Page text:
Polyalthia longifolia

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Polyalthia longifolia
Polyalthia longifolia.jpg
Scientific classification edit
Kingdom: Plantae
Clade: Angiosperms
Clade: Magnoliids
Order: Magnoliales
Family: Annonaceae
Genus: Polyalthia
P. longifolia
Binomial name
Polyalthia longifolia
  • Guatteria longifolia (Sonn.) Wall.
  • Unona longifolia (Sonn.) Dunal
  • Uvaria altissima Pennant nom. illeg.
  • Uvaria longifolia Sonn.
Seeds and fruit of Polyalthia longifolia
Polyalthia longifolia
var. pendula - leaves

Polyalthia longifolia, the False ashoka native to India, is a lofty evergreen tree, commonly planted due to its effectiveness in alleviating noise pollution. It exhibits symmetrical pyramidal growth with willowy weeping pendulous branches and long narrow lanceolate leaves with undulate margins. The tree is known to grow over 30 ft in height.

Polyalthia is derived from a combination of Greek words meaning ‘many cures’ with reference to the medicinal properties of the tree while Longifolia, in Latin, refers to the length of its leaves.[2]

Polyalthia longifolia is sometimes incorrectly identified as the ashoka tree (Saraca indica) because of the close resemblance of both trees.

One might mistake it as a tree with effectively no branches, but in fact a Polyalthia allowed to grow naturally (without trimming the branches out for decorative reasons) grows into a normal large tree with plenty of shade.

Common names[edit]

Common names include false ashoka, the Buddha tree, Indian mast tree, and Indian fir tree. Its names in other languages include Ashoka in Sanskrit, Unboi (উনবৈ) or Debadaru (দেৱদাৰু) in Assamese, Debdaru in Bengali and Hindi, Asopalav (Gujarati), Glodogan tiang (Indonesian), Ashok in Marathi and Nettilinkam நெட்டிலிங்கம் in Tamil, and araNamaram: അരണമരം (Malayalam). The False ashoka was cultivated and gained popularity in British India for nostalgic reasons because it resembled the Mediterranean cypress, and also in order to be used to make ship masts. It does not require pruning in order to maintain its tall, straight, main trunk with short, drooping branches.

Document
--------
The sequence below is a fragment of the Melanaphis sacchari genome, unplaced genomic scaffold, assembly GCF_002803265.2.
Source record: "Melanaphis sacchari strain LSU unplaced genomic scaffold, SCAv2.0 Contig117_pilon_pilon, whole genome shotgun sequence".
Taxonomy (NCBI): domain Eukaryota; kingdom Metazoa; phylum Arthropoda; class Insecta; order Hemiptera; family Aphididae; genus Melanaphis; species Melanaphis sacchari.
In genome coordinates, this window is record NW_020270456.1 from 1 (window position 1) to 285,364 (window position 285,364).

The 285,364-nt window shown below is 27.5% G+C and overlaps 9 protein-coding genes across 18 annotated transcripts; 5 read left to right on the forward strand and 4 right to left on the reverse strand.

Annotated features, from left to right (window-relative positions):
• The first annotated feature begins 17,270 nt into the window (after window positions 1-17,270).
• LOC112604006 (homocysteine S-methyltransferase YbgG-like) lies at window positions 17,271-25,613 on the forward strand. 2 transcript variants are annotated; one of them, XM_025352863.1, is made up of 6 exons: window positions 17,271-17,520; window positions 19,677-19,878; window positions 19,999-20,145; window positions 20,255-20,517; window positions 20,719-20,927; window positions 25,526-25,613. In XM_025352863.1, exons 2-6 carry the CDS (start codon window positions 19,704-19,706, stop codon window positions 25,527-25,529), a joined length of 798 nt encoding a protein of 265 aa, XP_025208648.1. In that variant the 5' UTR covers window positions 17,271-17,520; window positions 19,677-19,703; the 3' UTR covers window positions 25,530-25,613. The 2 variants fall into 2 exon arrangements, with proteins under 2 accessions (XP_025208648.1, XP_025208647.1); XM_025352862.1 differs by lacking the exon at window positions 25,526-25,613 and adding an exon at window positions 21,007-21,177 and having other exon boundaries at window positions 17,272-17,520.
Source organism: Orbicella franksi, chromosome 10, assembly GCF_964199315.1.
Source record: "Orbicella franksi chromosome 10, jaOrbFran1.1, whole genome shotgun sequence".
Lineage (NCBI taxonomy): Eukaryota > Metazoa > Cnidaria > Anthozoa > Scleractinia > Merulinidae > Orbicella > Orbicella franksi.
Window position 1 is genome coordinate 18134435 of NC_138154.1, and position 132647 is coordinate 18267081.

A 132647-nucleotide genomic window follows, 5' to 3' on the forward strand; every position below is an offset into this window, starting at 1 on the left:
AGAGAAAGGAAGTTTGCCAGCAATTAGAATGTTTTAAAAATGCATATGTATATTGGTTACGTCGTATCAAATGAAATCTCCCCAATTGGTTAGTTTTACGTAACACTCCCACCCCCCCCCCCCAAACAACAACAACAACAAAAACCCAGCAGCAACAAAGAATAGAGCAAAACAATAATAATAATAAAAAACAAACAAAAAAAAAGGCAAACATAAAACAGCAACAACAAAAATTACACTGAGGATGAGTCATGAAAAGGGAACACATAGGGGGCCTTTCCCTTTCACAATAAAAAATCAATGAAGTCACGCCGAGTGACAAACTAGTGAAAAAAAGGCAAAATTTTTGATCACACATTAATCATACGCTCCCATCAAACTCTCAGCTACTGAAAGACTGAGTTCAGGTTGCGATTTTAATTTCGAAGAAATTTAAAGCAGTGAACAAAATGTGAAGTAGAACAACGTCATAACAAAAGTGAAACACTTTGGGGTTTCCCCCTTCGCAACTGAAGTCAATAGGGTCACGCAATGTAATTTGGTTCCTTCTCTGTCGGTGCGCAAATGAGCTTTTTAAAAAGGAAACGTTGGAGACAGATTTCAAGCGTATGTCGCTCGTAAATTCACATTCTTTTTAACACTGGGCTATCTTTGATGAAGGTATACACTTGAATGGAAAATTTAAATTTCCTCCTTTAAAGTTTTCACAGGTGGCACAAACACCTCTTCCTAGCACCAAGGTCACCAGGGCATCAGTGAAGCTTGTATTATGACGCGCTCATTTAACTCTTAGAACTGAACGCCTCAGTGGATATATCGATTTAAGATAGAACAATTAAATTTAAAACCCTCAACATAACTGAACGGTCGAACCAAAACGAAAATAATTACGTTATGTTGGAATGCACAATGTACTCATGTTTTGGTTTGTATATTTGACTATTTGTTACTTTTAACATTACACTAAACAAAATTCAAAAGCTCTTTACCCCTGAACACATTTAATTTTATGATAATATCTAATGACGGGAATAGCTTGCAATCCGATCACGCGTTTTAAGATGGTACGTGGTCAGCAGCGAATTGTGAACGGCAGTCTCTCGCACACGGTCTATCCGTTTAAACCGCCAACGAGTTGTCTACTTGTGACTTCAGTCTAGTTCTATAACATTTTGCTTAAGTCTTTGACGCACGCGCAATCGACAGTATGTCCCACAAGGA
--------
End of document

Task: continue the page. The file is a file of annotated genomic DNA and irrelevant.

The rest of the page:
Found natively in India and Sri Lanka. It is introduced in gardens in many tropical countries around the world. It is, for example, widely used in parts of Jakarta in Indonesia and the Caribbean islands of Trinidad and Tobago.


Fresh leaves are a coppery brown color and are soft and delicate to touch, as the leaves grow older the color becomes a light green and finally a dark green. The leaves are shaped like a lance and have wavy edges. The leaves are larval food plant of the tailed jay and the kite swallowtail butterflies.


Close up flowers in Hyderabad, India.

In spring the tree is covered with delicate star-like pale green flowers. The flowers last for a short period, usually two to three weeks, are not conspicuous due to their color.

Fruit is borne in clusters of 10-20, initially green but turning purple or black when ripe. These are loved by birds such as the Asian koel Eudynamys scolopaceus and bats including flying foxes.


The leaves are used for ornamental decoration during festivals. The tree is a main attraction in gardens throughout India. The tree can be cut into various shapes and maintained in required sizes. In past, the flexible, straight and light-weight trunks were used in the making of masts for sailing ships. That is why the tree is also known as the Mast Tree. Today, the tree is mostly used for manufacturing small articles such as pencils, boxes, matchsticks, etc.[3]. The oil of the seed has been confirmed to possess anti-oxidant, anti-lipooxygenase and antimicrobial (against various clinical isolates) activities among others [4]

Methanolic extracts of Polyalthia longifolia have yielded 20 known and two new organic compounds, some of which show cytotoxic properties.[5] The fatty acid composition of the seed has also been reported [6]



  1. ^ The Plant List: A Working List of All Plant Species, retrieved 6 January 2016
  2. ^ McCann, Charles (1959). 100 Beautiful Trees of India: A Descriptive and Pictorial Handbook. D.B. Taraporevala Sons & Co. Private Ltd. p. 32.
  3. ^ "Polyalthia Longifolia The Mast Tree". The Lovely Plants.
  4. ^ Atolani O.; Areh E.T.; Oguntoye O.S.; et al., 2019 https://link.springer.com/article/10.1007/s00044-019-02301-z
  5. ^ Chen, Chung-Yi; Fang-Rong Chang; Yao-Ching Shih; Tian-Jye Hsieh; Yi-Chen Chia; Huang-Yi Tseng; Hua-Chien Chen; Shu-Jen Chen; Ming-Chu Hsu; Yang-Chang Wu (2000). "Cytotoxic Constituents of Polyalthia longifolia var. pendula". Journal of Natural Products. 63 (11): 1475–1478. doi:10.1021/np000176e. PMID 11087586. S0163-3864(00)00176-2. Retrieved 2007-09-21.
  6. ^ Atolani O.; Areh E.T.; Oguntoye O.S.; et al., 2019 https://link.springer.com/article/10.1007/s00044-019-02301-z